Posts Tagged ‘history’

Midsummer Foraging Fun with Garlic Mustard!

[Editor’s note: I originally wrote (and promptly forgot about) this back in June. Ah well, better late than never!]

If you’re not involved in invasive species control, you might not be very familiar with garlic mustard. Which is too bad, because everybody should know about it—this European plant is a major problem in North America these days. Luckily, unlike a lot of the nastier (usually Asian) imports, this one is at least good for something!
In fact, g.m. is one of the oldest known cooking spices—its use dates back all the way to the Old European Neolithic!

Since we’ve just passed the summer solstice, now is the perfect time to get out in the woods and kill two birds with one stone—help rehabilitate our local environment, as well as harvest a tasty seasoning! Earlier in the spring, g.m. can be gathered fresh and the leaves used to flavor dishes, but by now most of the plant has died back, leaving the seed pods for easy identification.

I took a quick barefoot woods-walk this afternoon, and in about twenty minutes managed to gather a good bundle of dried stalks:
Garlic mustard plants (June)
Because the delicate dried pods (or “siliques” for all you botanists out there) that contain the seeds will break open if you look at them the wrong way—and since we’d also like to prevent the spread of g.m.—it’s best to take extreme care while you pull the plant up by the roots to keep the seeds from shooting everywhere.
Garlic mustard pods
Once you have your bundle of plants, you can ‘shuck’ or strip the pods off the stalks; from here, it’s a simple matter of agitating the pods to release the seeds (I ground them around in this stone mortar before rolling bundles between my hands, and then winnowed away the chaff:Garlic mustard chaff
Garlic mustard seeds Now that I’m left with an ounce or so of pure seeds, I’m going to experiment and keep some plain and roast some others (to facilitate easier grinding), and then do some living history and season some venison with it. The seeds by themselves smell deliciously savory, with a hint of horseradish!

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Doomsday Preppers: Dan Rojas

The other half of ‘Total Destruction!’ takes a look at Dan Rojas, of Tampa, Florida, which the show claims is the ‘lightning capital’ of the US&A. Yikes. So…just another reason to stay out of the Sunshine State?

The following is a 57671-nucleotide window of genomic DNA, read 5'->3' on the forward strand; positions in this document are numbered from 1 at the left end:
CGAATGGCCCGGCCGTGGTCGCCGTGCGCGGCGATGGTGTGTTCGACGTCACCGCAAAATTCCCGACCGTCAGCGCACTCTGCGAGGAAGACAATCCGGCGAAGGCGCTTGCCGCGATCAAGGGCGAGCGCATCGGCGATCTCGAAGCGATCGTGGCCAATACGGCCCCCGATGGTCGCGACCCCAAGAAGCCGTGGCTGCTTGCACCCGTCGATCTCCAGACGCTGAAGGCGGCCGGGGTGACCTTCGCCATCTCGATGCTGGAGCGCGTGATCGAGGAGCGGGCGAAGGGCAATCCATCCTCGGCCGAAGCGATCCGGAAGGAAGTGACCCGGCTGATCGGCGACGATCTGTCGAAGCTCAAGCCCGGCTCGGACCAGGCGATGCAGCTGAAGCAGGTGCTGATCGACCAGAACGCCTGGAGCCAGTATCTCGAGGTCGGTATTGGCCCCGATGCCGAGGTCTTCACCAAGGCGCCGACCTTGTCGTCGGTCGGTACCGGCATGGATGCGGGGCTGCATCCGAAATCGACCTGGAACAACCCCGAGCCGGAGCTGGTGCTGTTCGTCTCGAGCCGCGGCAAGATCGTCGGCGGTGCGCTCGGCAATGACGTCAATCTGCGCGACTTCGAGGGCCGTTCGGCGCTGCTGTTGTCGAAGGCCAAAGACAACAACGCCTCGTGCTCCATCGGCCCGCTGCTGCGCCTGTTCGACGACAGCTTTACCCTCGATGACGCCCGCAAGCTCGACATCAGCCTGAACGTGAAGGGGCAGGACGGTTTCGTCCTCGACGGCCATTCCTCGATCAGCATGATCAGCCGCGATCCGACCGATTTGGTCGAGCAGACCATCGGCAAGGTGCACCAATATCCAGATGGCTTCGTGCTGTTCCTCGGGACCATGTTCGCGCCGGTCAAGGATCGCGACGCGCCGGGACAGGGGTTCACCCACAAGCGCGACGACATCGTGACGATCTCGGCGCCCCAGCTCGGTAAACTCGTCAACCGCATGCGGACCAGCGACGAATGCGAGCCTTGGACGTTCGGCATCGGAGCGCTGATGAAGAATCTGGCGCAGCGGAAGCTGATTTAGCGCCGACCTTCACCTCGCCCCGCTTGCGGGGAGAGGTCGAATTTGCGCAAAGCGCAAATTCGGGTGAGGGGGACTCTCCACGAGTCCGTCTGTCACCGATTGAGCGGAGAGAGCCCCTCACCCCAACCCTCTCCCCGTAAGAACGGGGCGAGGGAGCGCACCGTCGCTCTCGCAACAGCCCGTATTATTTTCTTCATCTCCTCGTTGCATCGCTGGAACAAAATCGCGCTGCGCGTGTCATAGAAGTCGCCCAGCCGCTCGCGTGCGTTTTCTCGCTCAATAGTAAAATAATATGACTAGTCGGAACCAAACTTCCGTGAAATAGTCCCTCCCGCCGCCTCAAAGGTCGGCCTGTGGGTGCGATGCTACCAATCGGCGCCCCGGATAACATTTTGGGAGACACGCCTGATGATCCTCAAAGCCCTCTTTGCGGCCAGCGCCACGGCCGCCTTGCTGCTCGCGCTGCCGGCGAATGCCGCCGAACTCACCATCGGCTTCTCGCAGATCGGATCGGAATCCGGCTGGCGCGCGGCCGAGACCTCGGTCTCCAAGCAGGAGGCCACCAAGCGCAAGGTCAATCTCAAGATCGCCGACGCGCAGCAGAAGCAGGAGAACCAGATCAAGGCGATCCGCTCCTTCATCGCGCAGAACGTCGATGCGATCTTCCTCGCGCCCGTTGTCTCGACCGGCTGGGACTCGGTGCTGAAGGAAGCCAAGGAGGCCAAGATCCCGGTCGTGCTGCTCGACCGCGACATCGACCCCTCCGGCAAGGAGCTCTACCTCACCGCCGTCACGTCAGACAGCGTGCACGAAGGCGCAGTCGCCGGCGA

© NatGeo/Sharp Entertainment
Since he lives in the lightning capital, Dan’s prepping fear is for a Mega-Lightning Storm, one that could knock out the grid for an inconveniently long time. Hey, I’ll say this—that’s much more reasonable than an EMP doing the same thing, and given the intensification we’re seeing in changing climatic patterns, probably more likely.
A bit later in the segment, Dan says he believes such a megastorm could “create a modern-day Dark Age.” Unfortunately for us, that term is firmly rooted in our culture’s Myth of Progress, and it’s pretty fallacious. Recognize that the term ‘Dark Age’ only arose during the Renaissance, essentially cooked up by the PR spin-doctors of the day to convince the people into believing they were living through an extraordinary time of cultural rebirth and innovation, totally worlds away from those dirty, backwards ‘Dark Ages’. I think Michael Crichton said it best:

“If a benighted medieval world has proven a durable misconception, it may be because it confirms a cherished contemporary belief—that our species always moves forward to ever better and more enlightened ways of life. This belief is utter fantasy, but it dies hard. It is especially difficult for modern people to conceive that our modern, scientific age might not be an improvement over the prescientific period.”

Anyway, to prepare for an eventual grid-down scenario, Dan is making some solid choices to give his family a major step up on most folks. Although it’s given barely more than a mention, it looks like their entire backyard has been converted to a massive aquaponics system. Additionally, Dan and Denise have incorporated exercise routines into their day-to-day work—which is something that seems to be sorely lacking in most Preppers’ plans.

Because it’s not enough to spend more time showing the audience helpful innovations, instead the producers inject a bit of DRAMA and have the family do a lightning storm ‘bug-in’ drill—this amounts to running around, locking animals in cages, and—quite literally—trying to herd a cat. Whatever, it’s all for ratings.